NASA’s Super-Pressure Balloon finally takes off at Wanaka

NASA has successfully launched the super-pressure balloon (SPB) at Wanaka Airport. The balloon was lifted off around 10.15 am and will continue to inflate and increase in size when it will go to 33 kilometers above Earth.

Mission boss Debbie Fairbrother said that even after 15 years working with the Columbia Science Balloon Facility, she still feels excitement at the time of watching a launch.

She said it was 'dream scenario' to get airborne on the second attempt and said that an aborted effort on Monday would have been a good trial.

Fairbrother said, "The launch was great. Now we gotta get it to float. It's a test balloon. We gotta get it up to the right altitude. It has to deploy properly and depressurize".

She stated that scientists are looking for a long duration so the goal is a 100-day flight, but if they don't get that with the mission than its fine. The payload has a GPS and camera equipment.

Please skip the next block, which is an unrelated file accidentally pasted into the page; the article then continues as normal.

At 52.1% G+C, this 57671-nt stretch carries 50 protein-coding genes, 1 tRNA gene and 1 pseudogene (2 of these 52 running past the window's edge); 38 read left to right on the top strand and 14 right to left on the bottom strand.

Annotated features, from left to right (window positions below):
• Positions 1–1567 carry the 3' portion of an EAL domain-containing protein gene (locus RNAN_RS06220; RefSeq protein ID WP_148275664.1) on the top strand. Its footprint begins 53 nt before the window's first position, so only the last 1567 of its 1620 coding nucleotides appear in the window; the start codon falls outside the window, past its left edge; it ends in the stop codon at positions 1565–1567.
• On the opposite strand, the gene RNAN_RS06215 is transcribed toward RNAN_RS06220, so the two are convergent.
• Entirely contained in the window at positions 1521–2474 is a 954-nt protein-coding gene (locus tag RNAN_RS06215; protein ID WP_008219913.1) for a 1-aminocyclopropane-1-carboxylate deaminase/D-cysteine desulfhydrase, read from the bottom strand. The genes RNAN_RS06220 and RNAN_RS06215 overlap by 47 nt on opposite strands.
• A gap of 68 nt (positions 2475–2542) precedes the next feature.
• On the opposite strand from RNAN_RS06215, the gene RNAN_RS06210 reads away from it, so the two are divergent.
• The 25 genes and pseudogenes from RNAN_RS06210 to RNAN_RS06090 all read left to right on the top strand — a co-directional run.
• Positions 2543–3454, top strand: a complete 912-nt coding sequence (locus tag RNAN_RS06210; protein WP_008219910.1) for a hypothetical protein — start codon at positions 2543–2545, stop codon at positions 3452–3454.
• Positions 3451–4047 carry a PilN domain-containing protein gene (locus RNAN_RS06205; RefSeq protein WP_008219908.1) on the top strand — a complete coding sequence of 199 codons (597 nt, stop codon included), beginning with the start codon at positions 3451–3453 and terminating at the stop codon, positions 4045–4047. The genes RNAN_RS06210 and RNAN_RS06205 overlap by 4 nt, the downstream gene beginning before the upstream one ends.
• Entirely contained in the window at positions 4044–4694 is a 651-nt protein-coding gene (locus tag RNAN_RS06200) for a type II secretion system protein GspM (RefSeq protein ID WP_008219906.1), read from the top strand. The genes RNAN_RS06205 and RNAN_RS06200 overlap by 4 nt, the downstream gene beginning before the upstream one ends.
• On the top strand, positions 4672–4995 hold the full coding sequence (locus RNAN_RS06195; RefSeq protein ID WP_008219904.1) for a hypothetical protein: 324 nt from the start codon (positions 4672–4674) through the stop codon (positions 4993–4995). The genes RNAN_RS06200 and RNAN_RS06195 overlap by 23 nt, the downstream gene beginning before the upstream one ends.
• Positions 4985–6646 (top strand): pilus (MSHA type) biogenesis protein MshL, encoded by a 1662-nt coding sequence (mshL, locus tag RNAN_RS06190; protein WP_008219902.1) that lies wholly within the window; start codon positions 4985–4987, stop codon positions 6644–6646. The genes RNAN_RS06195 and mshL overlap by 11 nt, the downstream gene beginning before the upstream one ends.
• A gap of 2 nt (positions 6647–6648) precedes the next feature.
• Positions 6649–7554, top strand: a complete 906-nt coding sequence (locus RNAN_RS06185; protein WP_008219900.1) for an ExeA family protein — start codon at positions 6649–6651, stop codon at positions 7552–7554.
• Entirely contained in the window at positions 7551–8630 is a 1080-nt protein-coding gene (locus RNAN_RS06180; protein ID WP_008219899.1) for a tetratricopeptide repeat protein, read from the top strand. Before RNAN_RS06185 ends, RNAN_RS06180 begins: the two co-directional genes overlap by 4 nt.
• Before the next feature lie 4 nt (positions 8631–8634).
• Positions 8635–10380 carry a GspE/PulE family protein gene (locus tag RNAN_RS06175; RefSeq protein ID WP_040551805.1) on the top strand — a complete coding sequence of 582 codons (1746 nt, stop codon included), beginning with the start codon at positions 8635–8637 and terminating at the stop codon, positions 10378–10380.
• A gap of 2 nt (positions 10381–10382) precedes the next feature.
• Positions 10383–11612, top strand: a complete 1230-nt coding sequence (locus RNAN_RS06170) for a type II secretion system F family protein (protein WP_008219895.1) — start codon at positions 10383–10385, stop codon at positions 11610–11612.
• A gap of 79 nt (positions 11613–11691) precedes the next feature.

According to Fairbrother, if the flight gets successful, then the National Aeronautics and Space Administration (NASA) would come back to Wanaka next year with scientists.

Fairbrother said that the balloon is already past 8.8km and is tracking east coast of the South Island and there are chances that it might be visible from Timaru and Oamaru later today. She is not fully sure about it.

NASA campaign manager, Dwayne Orr felt very happy with the launch. He said that Wanaka's weather had proved complicated and clouds have already started moving in quickly over the airport. He added that this would not affect the balloon's flight.

Orr said that the balloon is now invisible from the airport, as it is moving about 1000ft (300m) per minute, maybe even 12,000.

New Zealand